Flickr’s photo page Ajax trick

Flickr recently started previewing their new photo pages. They’re quite nice but it does something that’s been driving me mad and I can’t work out how it’s doing it. It only happens in Google Chrome 5 and I’ve only seen it in a few places.

Take a look at this screen capture of Flickr’s new lightbox view. Note how the URL updates each time I click through to a new view. Nothing surprising there until you realise it’s not doing a full refresh of the page and is actually an Ajax call back to the server. (You may want to hit the full screen button, bottom right.)

Contrast that with what happens in Firefox – it’s still doing Ajax calls to make flicking between photos quick but the URL changes after the fragment

This technique is pretty common – Facebook have been using it for a couple of years and we even use it to give tabbed pages history on our site. It’s necessary because JavaScript isn’t allowed to set the full page URL without a page refresh, or at least that’s what I thought!

Google Maps has been doing the same as Flickr for a couple of months but I’ve still no idea how! Anyone care to read the Chromium source code or dig around Flickr’s JavaScript to see if there’s something different?

Update: also works in Safari, thanks Ross.

Web development with symfony

Enough of this wordy marketing/writing-for-the-web stuff that Steven is writing about – we all know that everyone just wants to know about programming! Okay… maybe not everyone wants to know about code but I thought some people might be interested to know a little bit more about how we’re developing web apps here at Edge Hill. I mentioned previously how we’re developing sites using symfony, a web development framework and I’ll go into what this offers us and some pointers to further information.

Symfony is a framework, written in PHP which assists developers in creating rich web applications. It provides a wide range of features that previously the developer has to write themselves or manually integrate several third party systems such as object models, MVC separation, caching, scaffolding, Ajax interactions and much more. By taking away overhead it leaves the developer able to concentrate on the functionality of the system and should lead to better applications.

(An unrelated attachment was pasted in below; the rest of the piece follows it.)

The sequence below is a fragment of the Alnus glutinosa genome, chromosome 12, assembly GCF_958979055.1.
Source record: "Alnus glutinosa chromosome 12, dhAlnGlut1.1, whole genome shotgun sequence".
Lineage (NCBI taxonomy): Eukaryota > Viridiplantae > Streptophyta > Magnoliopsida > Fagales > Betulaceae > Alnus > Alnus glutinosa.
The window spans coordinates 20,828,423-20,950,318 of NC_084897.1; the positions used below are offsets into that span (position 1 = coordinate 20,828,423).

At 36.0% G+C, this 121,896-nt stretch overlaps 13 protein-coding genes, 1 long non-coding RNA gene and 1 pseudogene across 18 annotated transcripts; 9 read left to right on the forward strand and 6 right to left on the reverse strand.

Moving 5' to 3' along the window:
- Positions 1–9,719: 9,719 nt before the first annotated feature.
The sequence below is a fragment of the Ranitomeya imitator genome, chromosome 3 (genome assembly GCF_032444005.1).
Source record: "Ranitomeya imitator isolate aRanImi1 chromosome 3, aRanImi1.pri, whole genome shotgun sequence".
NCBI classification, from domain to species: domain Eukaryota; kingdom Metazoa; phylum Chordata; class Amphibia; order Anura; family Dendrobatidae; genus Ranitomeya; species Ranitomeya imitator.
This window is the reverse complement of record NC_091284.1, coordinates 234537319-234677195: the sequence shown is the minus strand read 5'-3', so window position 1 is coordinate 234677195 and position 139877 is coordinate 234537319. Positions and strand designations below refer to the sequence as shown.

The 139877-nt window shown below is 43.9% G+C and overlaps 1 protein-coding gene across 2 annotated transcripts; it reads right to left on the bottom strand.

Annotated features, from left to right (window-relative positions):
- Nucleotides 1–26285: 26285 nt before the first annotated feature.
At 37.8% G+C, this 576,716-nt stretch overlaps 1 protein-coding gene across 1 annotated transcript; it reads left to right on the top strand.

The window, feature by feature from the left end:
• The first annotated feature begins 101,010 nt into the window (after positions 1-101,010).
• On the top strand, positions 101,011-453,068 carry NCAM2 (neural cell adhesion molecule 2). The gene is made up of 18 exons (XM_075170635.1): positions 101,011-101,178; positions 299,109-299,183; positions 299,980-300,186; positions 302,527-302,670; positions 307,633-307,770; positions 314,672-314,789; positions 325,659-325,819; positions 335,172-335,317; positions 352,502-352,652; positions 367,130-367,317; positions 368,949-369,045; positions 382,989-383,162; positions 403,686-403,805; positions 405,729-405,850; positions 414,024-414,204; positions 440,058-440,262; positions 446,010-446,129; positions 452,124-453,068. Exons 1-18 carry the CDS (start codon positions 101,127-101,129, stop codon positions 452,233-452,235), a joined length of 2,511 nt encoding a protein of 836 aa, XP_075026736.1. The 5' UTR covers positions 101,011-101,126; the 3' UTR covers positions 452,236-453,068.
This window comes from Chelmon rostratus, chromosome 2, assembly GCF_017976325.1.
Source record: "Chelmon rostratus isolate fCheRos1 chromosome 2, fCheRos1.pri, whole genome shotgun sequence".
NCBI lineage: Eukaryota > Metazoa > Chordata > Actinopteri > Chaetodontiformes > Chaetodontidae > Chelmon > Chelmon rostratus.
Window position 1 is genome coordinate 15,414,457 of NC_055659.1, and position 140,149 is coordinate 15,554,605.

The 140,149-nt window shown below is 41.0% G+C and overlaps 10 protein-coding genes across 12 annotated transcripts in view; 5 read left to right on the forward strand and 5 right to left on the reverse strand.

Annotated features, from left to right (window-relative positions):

Symfony takes influence from Ruby on Rails and other frameworks in its design and actively promotes well written, reusable code. The MVC separation allows you to maintain database (model), templates (view) and logic (controller) separately meaning parts of the site can be written by several members of the team. ORM means that writing SQL is a rarity. Adding Ajax to produce slicker user interactions is easy and done in a way that maintains standards compliant and accessible HTML.

Currently two major sites have been developed using symfony – Education Partnership and Hi – there’s a couple more smaller applications using it and a few bigger ones in development at the moment. For these sites symfony has allowed pretty rapid development – under a month in the case of Hi – of complex websites. Tools for handling technologies like RSS are integrated with symfony in the form of plugins which has allowed us to produce a couple of different feeds plus seamlessly merge the forum and blog tools with the rest of the Hi site.

One of the best features of symfony is the admin generator. This allows us to quickly create interfaces to allow other people to update websites. This is being used for a couple of questionnaires and much more complex systems too – if you work or study at Edge Hill the chances are you’ll come across the admin generator in action very soon without even realising it.

If you’re interested in finding out more about symfony then there’s a brand new tutorial available on SitePoint which gives a great introduction. The symfony community is really good too with an ever growing selection of plugins (including a couple released as a result of work done here at Edge Hill) and a supportive forum and mailing list.